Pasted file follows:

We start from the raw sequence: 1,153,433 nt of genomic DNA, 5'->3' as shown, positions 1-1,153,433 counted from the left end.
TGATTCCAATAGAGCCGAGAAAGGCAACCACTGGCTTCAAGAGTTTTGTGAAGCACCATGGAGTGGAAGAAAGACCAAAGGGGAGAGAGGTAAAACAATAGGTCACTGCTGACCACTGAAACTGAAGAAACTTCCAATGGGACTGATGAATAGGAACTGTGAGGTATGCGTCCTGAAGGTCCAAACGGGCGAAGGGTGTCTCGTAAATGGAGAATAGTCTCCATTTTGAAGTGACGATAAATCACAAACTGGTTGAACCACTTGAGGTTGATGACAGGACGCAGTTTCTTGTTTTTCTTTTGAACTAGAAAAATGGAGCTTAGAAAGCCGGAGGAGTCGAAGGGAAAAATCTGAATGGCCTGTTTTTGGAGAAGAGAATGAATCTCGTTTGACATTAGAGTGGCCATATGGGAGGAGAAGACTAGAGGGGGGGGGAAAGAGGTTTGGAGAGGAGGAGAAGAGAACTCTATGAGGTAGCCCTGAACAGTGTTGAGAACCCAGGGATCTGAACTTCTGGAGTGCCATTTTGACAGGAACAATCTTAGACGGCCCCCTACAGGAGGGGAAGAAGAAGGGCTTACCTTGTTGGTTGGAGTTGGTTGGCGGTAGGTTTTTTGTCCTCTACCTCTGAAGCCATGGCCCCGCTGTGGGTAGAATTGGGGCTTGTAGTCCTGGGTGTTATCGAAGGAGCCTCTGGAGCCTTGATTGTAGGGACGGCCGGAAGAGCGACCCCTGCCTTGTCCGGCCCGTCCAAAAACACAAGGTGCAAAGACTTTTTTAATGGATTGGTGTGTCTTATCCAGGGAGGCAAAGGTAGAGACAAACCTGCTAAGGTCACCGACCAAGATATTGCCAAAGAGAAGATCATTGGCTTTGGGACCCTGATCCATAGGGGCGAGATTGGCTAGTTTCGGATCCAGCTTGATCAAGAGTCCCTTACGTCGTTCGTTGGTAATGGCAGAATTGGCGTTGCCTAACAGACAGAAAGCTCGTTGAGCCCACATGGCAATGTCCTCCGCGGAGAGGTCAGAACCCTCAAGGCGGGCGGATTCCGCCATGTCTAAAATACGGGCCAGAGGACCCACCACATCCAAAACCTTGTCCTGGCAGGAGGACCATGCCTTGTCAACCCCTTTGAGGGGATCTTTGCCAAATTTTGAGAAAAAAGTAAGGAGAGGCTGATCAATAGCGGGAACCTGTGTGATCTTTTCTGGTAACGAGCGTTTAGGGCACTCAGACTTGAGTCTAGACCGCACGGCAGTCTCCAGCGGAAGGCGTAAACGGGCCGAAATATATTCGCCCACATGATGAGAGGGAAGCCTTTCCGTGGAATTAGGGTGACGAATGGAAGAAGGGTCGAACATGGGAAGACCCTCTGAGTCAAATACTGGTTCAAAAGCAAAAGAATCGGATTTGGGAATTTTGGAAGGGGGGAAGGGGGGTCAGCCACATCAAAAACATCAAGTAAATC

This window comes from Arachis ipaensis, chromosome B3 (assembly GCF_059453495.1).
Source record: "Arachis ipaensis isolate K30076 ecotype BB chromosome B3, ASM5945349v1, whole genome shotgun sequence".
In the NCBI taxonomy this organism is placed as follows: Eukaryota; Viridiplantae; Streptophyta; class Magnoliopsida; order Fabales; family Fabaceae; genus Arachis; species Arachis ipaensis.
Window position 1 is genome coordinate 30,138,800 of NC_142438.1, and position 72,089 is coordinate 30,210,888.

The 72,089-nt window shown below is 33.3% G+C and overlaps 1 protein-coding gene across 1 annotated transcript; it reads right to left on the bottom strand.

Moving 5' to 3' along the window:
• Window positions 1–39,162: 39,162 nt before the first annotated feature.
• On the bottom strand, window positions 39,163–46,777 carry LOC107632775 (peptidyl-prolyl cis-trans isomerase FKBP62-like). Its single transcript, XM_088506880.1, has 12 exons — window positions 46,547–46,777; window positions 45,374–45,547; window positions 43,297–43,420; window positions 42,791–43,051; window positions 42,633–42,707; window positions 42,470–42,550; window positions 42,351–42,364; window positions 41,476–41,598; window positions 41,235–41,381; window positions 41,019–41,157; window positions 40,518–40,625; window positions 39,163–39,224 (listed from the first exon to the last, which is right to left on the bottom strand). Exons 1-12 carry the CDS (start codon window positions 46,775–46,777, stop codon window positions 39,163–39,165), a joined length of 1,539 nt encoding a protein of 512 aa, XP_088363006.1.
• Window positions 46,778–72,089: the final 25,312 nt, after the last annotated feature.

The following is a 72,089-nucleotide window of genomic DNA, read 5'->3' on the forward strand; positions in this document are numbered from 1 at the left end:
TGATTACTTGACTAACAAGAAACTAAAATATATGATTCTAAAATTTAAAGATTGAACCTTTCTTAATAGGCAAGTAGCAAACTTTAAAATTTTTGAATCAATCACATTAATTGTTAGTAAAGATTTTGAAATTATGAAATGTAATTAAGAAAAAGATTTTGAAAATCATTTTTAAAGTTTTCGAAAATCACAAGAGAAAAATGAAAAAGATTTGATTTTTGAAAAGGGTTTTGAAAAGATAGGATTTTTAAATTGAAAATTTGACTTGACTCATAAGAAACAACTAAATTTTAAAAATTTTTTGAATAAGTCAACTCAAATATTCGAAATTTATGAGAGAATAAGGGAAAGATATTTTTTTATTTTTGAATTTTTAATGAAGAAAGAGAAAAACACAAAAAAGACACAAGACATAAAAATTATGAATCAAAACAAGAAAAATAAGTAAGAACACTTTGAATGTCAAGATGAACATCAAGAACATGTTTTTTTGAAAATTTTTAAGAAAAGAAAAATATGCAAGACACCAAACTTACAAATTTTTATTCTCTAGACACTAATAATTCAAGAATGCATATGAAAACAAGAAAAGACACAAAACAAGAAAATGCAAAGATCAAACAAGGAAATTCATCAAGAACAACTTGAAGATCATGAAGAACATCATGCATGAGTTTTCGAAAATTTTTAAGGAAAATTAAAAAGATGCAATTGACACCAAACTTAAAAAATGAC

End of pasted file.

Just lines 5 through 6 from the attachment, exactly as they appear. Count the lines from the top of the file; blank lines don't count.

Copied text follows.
In the NCBI taxonomy this organism is placed as follows: Eukaryota; Viridiplantae; Streptophyta; class Magnoliopsida; order Fabales; family Fabaceae; genus Arachis; species Arachis ipaensis.
Window position 1 is genome coordinate 30,138,800 of NC_142438.1, and position 72,089 is coordinate 30,210,888.